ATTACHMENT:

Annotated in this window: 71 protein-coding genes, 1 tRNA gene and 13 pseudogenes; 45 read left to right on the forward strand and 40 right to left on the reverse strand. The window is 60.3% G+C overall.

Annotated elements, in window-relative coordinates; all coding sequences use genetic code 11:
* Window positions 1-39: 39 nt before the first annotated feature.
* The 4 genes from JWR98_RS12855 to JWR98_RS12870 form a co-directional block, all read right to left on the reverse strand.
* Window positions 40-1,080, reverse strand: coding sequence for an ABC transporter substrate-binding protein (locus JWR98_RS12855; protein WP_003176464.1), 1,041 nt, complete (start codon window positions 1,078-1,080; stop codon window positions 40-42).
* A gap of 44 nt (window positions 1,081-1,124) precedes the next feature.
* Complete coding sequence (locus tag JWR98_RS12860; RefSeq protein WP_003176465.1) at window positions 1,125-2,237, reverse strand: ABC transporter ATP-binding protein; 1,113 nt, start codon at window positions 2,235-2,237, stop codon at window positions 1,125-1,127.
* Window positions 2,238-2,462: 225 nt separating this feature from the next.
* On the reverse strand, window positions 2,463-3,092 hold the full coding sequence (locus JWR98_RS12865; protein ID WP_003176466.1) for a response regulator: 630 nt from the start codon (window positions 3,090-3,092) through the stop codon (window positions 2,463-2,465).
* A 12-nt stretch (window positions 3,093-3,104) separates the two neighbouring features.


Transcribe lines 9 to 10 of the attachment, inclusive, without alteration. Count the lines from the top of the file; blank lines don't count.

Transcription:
* On the reverse strand, window positions 2,463-3,092 hold the full coding sequence (locus JWR98_RS12865; protein ID WP_003176466.1) for a response regulator: 630 nt from the start codon (window positions 3,090-3,092) through the stop codon (window positions 2,463-2,465).
* A 12-nt stretch (window positions 3,093-3,104) separates the two neighbouring features.